As France and Germany ready Mirage jets and drones to step up aerial inspection of suspected Iraqi weapons sites, arms control experts differ over whether a tighter leash could be a viable alternative to bombing Iraq.
The experts are divided - just as world leaders are - between those who see continued weapons inspections as doomed to fail and those who think they deserve a chance to show they can work, in toughened form.
The next test for the inspections approach will come Saturday, when Baghdad must begin handing over ballistic missiles that exceed UN-stipulated range limits. Iraqi compliance would comfort supporters of continued inspections. Defiance would give Washington an added argument for war.
Meanwhile, the diplomatic battle over Iraq is intensifying. At the UN Security Council this week, the US and Britain are preparing to submit a resolution that would pave the way to war, and France and Germany are girding to resist it.
"Things being as they are," said French President Jacques Chirac Friday, "everything argues for the fact that the goal can be achieved by peaceful means, that is to say by inspections and not by military means."
"Saddam Hussein wants time," retorted President George Bush on Saturday. "He'll play like he's going to disarm. He has no intention of disarming."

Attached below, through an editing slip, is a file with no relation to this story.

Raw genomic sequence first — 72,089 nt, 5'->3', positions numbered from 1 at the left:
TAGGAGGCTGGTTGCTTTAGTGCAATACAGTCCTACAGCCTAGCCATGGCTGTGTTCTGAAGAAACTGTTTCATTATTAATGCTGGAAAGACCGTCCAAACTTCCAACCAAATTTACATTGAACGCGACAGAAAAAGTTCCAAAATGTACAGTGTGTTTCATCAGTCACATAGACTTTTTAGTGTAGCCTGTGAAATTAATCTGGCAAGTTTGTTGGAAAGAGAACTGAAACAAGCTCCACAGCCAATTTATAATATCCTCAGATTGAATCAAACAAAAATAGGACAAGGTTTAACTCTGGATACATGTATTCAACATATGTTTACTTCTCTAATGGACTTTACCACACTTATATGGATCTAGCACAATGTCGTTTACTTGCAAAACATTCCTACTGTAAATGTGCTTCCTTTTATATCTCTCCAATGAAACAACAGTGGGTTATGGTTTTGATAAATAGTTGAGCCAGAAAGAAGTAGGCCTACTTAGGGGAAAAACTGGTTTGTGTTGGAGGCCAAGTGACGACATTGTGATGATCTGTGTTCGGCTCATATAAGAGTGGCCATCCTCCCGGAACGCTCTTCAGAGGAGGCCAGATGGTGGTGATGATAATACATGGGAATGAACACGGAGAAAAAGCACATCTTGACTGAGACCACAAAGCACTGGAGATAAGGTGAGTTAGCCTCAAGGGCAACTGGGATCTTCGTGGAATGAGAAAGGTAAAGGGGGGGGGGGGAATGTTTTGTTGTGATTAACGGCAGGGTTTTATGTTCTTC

The problem, says Gary Milhollin, director of the Wisconsin Project on Nuclear Arms Control in Washington, is that "the chances are the inspectors will find bits and pieces" of forbidden weaponry. "That will prove to opponents of war that inspections are working," Mr. Milhollin says, "and it will prove to the Americans that Saddam is hiding things."
France, Germany, and Russia have proposed beefing up the UN inspection teams in Iraq, reinforcing their numbers, increasing aerial surveillance, extending theirpurview to customs posts, and creating a special UN force to guard suspect sites. "That is worth trying because there is no major pressing reason to go to war without further delay," says François Heisbourg, head of the Foundation for Strategic Research in Paris. "Nothing in Colin Powell's speech to the UN or in [chief inspector Hans] Blix's two reports suggests that if we don't go to war in the next three weeks we are in deep trouble."
The UN inspectors have asked for more time. "We have not finished our work in Iraq," said Mohamad ElBaradei, the top UN nuclear arms inspector, on Saturday. "We are not getting full cooperation from Iraq, but we hope to get it next week. We still believe that war is not inevitable."
As Mr. Blix said recently, however, "the principal problem is not the number of inspectors, but rather the active cooperation of the Iraqi side."
Without such cooperation "even more inspectors and time will not be successful," says Olivia Bosch, a former UN weapons inspector in Iraq who is now an analyst at the Royal Institute for International Affairs in London. "There is no point in giving them more time unless they give more substance."